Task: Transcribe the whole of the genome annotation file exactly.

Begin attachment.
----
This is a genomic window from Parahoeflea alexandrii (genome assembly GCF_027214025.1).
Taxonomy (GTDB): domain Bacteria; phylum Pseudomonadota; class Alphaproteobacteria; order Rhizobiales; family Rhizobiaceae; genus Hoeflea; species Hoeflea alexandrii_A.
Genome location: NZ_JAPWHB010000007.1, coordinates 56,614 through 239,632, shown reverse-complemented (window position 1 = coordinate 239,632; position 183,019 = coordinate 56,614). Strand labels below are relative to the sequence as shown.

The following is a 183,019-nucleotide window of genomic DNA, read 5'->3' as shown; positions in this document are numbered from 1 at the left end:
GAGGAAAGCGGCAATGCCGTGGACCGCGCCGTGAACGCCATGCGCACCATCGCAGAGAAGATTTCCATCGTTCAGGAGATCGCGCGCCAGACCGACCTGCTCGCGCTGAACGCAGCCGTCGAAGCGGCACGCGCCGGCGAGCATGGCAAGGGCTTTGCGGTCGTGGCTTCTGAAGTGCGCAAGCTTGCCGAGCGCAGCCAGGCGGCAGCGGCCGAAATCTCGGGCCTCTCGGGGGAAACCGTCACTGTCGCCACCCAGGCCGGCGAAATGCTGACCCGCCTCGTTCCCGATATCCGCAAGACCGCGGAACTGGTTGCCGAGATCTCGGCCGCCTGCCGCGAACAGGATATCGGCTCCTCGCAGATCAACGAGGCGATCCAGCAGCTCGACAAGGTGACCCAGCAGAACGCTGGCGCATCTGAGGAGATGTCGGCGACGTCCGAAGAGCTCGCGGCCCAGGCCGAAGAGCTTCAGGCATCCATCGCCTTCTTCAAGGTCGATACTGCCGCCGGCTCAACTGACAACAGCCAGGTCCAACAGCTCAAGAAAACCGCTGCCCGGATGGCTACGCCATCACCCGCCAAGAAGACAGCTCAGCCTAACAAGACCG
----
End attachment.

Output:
This is a genomic window from Parahoeflea alexandrii (genome assembly GCF_027214025.1).
Taxonomy (GTDB): domain Bacteria; phylum Pseudomonadota; class Alphaproteobacteria; order Rhizobiales; family Rhizobiaceae; genus Hoeflea; species Hoeflea alexandrii_A.
Genome location: NZ_JAPWHB010000007.1, coordinates 56,614 through 239,632, shown reverse-complemented (window position 1 = coordinate 239,632; position 183,019 = coordinate 56,614). Strand labels below are relative to the sequence as shown.

The following is a 183,019-nucleotide window of genomic DNA, read 5'->3' as shown; positions in this document are numbered from 1 at the left end:
GAGGAAAGCGGCAATGCCGTGGACCGCGCCGTGAACGCCATGCGCACCATCGCAGAGAAGATTTCCATCGTTCAGGAGATCGCGCGCCAGACCGACCTGCTCGCGCTGAACGCAGCCGTCGAAGCGGCACGCGCCGGCGAGCATGGCAAGGGCTTTGCGGTCGTGGCTTCTGAAGTGCGCAAGCTTGCCGAGCGCAGCCAGGCGGCAGCGGCCGAAATCTCGGGCCTCTCGGGGGAAACCGTCACTGTCGCCACCCAGGCCGGCGAAATGCTGACCCGCCTCGTTCCCGATATCCGCAAGACCGCGGAACTGGTTGCCGAGATCTCGGCCGCCTGCCGCGAACAGGATATCGGCTCCTCGCAGATCAACGAGGCGATCCAGCAGCTCGACAAGGTGACCCAGCAGAACGCTGGCGCATCTGAGGAGATGTCGGCGACGTCCGAAGAGCTCGCGGCCCAGGCCGAAGAGCTTCAGGCATCCATCGCCTTCTTCAAGGTCGATACTGCCGCCGGCTCAACTGACAACAGCCAGGTCCAACAGCTCAAGAAAACCGCTGCCCGGATGGCTACGCCATCACCCGCCAAGAAGACAGCTCAGCCTAACAAGACCG